Hi, I have used this web many times for advise and wanted to share this with you. I am lone female backpacker, I have been to Thailand a few times, I love Phi Phi for its crazy vibe and endless partying and still think every backpacker should go there but my favorite place is on the other side of Thailand, Koh Chang ( Trat airport is very close by ; 4 hrs away from Bangkok by minibus and close to Camodian boarder). I have stayed at Nature resort (http://www.asiarooms.com/en/thailand/koh_chang/215105-nature_beach_resort.html) tree weeks ago, very relaxed place , many young travelers from all over the world... we have had some unforgettable nights with guitar, buckets, by the fire into early hours... I have met other girls there and we went travelling together for a few days...Ahhh, back home now and so want to go back to Thailand. What is your story, I want to find something new.
#1 backpacker has been a member since 14/6/2011. Posts: 3
Well, since you asked, my story was to move to a place with very few westerners, not far from my wife's home town. I have a very hard time understanding why people travel all the way here to be with... other people they could hang out with in the local pup at home. I would want to hang out with local people, not westerners. My son lives here now, and he almost never socialized with westerners. I don't quite get this phenomenon. Can you explain it to me? Why wouldn't you want to hang out with Thais while in Thailand?
MADMAC, when I first came to Thailand I though I would meet many locals and was very exited about it but...many Thais do not speak very good English which makes it hard to get to know them while on a short holiday... My Thai is very limited (ou eek ka and a few more essentials hahaha ). I did not meet many Thais who were travelling either. I have met many Thai people who worked at the places I have stayed and keep in touch with a few, like the crazy lot in Koh Chang or Koh Tao. I think I personally connect with people through sense of humor regardless of where they came from (and drinking of course) I totally agree, if I lived in Thailand I would want to learn the language and get to know local people , what makes them lough and for sure would try to fit in.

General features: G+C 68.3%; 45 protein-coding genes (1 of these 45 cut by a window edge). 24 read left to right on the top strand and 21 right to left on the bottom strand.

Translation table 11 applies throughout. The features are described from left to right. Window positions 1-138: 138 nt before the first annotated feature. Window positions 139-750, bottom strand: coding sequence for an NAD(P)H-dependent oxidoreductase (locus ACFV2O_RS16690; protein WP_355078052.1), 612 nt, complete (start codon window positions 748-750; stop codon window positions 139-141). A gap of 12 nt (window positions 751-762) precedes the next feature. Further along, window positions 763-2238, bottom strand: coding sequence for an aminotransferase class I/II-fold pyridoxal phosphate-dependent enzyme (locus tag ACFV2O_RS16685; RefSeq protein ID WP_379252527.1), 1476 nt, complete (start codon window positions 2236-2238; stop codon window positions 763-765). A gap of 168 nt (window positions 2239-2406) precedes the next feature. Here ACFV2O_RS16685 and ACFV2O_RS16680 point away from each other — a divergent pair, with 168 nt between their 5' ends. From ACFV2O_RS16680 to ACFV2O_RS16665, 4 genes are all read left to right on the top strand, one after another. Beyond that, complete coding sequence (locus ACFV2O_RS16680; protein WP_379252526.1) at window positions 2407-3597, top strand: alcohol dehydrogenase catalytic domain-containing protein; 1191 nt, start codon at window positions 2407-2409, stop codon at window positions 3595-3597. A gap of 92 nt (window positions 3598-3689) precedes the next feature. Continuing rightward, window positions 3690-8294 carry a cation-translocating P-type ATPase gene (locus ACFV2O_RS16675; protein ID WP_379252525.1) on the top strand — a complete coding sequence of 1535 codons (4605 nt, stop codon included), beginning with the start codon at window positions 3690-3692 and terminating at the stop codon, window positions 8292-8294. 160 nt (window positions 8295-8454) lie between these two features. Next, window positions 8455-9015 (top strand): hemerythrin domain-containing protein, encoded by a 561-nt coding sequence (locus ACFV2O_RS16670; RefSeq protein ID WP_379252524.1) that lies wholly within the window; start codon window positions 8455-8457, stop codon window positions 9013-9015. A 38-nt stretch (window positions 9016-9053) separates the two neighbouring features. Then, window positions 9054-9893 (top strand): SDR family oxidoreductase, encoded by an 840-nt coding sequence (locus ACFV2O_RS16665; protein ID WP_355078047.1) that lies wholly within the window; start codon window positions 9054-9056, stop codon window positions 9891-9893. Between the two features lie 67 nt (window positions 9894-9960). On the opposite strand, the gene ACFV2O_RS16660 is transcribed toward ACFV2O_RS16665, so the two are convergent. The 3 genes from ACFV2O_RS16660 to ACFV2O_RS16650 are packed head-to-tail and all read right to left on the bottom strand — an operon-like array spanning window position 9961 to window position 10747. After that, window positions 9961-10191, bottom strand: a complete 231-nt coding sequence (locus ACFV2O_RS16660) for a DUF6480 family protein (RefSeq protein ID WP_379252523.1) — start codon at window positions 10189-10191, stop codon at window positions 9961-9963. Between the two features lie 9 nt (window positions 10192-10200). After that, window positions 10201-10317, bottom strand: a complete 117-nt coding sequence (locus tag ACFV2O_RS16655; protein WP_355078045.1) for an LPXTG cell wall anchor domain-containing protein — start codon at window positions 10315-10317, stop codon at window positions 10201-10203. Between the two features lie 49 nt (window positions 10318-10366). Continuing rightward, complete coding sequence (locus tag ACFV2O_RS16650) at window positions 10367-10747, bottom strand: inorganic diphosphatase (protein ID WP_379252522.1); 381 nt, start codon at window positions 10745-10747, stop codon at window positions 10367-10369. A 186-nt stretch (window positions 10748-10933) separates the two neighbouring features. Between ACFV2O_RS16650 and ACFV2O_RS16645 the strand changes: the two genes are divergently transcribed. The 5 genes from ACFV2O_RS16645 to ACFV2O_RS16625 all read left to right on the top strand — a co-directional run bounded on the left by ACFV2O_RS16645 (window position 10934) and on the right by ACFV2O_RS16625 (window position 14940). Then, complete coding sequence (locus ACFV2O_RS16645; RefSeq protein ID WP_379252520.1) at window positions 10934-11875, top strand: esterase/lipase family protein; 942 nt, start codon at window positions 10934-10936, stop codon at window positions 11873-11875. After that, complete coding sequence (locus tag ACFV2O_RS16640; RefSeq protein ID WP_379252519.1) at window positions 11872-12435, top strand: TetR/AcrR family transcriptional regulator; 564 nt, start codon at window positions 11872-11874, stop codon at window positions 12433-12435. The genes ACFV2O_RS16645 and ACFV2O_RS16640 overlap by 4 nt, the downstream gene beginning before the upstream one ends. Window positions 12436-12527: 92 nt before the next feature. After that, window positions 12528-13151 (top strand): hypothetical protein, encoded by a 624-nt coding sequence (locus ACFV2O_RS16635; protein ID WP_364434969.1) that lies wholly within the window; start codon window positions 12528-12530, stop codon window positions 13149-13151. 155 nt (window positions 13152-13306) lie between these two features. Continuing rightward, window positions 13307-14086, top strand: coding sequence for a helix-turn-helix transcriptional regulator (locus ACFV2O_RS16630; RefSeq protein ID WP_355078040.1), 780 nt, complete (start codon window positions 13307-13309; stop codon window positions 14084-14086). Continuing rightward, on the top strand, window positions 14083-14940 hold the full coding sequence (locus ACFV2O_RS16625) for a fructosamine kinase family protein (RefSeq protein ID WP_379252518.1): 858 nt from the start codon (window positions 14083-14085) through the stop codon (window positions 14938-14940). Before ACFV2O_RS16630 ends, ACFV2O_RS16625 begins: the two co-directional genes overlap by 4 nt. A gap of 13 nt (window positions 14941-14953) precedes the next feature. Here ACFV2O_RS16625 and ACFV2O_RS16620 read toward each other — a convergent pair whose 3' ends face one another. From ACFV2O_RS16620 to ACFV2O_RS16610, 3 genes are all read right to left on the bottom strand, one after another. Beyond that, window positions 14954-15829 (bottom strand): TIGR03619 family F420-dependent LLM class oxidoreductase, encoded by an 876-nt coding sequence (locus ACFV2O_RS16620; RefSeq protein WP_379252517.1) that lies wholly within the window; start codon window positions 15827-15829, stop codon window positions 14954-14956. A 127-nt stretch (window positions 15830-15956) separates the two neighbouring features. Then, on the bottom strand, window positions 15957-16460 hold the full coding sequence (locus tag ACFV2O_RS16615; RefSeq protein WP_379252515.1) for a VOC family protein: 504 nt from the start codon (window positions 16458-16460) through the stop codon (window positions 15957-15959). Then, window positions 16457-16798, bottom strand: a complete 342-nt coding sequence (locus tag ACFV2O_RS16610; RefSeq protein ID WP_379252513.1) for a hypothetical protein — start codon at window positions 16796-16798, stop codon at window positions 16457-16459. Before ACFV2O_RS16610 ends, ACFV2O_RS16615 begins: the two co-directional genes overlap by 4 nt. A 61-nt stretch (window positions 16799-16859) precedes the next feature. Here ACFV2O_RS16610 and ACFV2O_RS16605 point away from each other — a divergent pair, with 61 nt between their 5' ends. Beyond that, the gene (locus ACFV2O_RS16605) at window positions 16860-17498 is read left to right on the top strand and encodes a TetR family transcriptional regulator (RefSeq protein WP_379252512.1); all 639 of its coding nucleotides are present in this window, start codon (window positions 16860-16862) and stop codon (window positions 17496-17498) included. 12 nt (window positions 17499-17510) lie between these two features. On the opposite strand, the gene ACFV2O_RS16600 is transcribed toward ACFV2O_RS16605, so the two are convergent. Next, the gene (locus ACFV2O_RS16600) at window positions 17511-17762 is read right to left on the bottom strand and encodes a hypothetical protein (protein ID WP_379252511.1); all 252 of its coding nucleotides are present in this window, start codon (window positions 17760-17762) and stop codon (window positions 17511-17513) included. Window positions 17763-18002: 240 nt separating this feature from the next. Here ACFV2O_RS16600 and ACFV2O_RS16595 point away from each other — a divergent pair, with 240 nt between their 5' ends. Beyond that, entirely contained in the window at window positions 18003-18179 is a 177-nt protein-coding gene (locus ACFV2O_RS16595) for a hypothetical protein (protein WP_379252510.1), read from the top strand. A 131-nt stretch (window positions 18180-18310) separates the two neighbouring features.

I am Ukrainian but I have moved to London when I was 17, so I totally understand where you are coming from on this one!
PS Is it really possible for a westerner to speak Thai fluently (oh my God, and write!).
#3 backpacker has been a member since 14/6/2011. Posts: 3
Yes, it's possible. I have a friend here who not only learned to read and write, but eventually became a Thai citizen and is now a judge in the thai court system. Of course, she's been here a long time. I have learned to read and write, but I do it like I'm in the second grade - very slowly.
It is true when you leave the tourist areas most Thais have poor command of English, but there are exceptions, especially if you go to a university quarter of a city. There you will find plenty of nightlife, drinking and Thai students anxious to get to talk to you.
The thing that usually prompts me to socialise with Westerners is conversation-withdrawal, and also the mild sense of camaraderie we share.